a soft, powdery mineral, PbO, used in making rubber, glass, etc.; lead oxide
Origin of massicotMiddle English masticote, altered (infl. by mastik, mastic) from Middle French from Italian marzacotto from Spanish mezacote from Arabic shabb qub?i, Coptic alum: see Coptic
Origin of massicotMiddle English masticot from Middle French massicot, marcicotte perhaps ultimately partly from Arabic martak litharge ( probably from Middle Persian murdag dead ) ( (probably used metaphorically of the byproducts of smelting; compare Persian murdāsang dross of lead ) ( murda dead ) ( sang stone) ) ( from Old Persian marta- ) ( from mariya- to die ; see mer- in Indo-European roots.) and partly from Old Italian marzacotto potter's glaze of lead oxide, sand, and potash ( from alteration (influenced by Old Italian cotto cooked) ) ( of Arabic mashaqūnīyā ) ( from Syriac mešāh qunyā glaze of ashes ) (Syriac mešāh unguent, salve ) ( from mšah to anoint mšh) (Greek koniā ashes, sand ) (Latin cinis ashes )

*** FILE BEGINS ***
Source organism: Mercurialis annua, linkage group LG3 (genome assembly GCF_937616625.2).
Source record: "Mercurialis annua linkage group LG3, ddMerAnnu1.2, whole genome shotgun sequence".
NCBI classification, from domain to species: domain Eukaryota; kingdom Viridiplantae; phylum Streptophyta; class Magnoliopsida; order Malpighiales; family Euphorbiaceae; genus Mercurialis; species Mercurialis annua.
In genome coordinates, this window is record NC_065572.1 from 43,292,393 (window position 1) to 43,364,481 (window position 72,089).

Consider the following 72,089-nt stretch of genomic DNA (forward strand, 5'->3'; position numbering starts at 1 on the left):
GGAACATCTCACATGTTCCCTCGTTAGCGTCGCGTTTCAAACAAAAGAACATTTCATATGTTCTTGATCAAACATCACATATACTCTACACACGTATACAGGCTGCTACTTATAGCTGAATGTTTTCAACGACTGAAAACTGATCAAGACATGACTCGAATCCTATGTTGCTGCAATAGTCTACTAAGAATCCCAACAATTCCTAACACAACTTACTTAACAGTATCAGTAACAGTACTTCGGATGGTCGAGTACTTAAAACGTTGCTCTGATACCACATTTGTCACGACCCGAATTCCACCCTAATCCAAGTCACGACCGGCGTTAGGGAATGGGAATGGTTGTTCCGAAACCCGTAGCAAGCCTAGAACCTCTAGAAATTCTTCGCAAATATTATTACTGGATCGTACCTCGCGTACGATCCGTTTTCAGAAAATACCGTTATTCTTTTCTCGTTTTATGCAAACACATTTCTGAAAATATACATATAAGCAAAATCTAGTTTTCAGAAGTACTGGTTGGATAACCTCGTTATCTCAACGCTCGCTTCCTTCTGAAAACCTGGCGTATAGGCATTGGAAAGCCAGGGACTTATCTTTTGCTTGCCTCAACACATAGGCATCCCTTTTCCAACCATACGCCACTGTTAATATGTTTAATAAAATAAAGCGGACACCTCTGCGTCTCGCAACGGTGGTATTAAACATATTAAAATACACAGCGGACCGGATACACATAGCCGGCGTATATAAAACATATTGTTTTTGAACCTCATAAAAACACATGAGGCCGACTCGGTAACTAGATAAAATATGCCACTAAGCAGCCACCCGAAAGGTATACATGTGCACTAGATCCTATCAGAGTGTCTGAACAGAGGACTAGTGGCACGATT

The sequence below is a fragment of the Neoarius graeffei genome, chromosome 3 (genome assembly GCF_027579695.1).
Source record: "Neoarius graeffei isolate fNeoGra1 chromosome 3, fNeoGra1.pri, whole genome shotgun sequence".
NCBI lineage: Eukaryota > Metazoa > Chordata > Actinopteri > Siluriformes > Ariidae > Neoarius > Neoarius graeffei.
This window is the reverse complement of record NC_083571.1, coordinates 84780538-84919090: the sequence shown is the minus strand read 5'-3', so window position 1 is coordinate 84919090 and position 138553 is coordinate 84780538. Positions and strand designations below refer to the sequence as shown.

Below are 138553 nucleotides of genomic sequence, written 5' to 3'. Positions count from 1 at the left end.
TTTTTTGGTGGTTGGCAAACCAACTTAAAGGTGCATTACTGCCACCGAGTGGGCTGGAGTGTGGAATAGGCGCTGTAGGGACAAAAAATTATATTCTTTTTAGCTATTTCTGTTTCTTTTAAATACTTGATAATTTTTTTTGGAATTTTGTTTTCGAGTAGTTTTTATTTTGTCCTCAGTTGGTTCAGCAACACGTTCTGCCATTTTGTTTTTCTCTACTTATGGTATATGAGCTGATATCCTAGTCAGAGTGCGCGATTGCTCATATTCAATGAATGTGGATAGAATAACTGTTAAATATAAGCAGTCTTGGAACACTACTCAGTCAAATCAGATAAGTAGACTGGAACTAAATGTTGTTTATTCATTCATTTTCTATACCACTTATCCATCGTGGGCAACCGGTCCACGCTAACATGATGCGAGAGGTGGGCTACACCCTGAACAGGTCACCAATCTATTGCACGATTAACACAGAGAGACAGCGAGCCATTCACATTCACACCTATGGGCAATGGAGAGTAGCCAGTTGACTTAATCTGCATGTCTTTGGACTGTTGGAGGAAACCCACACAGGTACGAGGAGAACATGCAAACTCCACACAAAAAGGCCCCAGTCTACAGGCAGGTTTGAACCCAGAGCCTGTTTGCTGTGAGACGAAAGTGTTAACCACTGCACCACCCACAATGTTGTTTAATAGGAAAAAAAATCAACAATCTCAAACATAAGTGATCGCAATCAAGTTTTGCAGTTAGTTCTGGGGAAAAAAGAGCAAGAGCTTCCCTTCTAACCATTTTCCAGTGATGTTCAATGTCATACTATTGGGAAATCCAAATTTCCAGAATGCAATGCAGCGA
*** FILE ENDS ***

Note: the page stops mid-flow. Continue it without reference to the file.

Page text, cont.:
- (chemistry) lead monoxide, PbO, obtained as a yellow amorphous powder, the fused and crystalline form of which is called litharge; lead ocher. It is used as a pigment; also, lead oxide yellow, as opposed to red lead, which is lead tetroxide Pb3O4.
- Note Massicot is sometimes used by painters, and also as a drier in the composition of ointments and plasters.
French massicot; English masticot is a corruption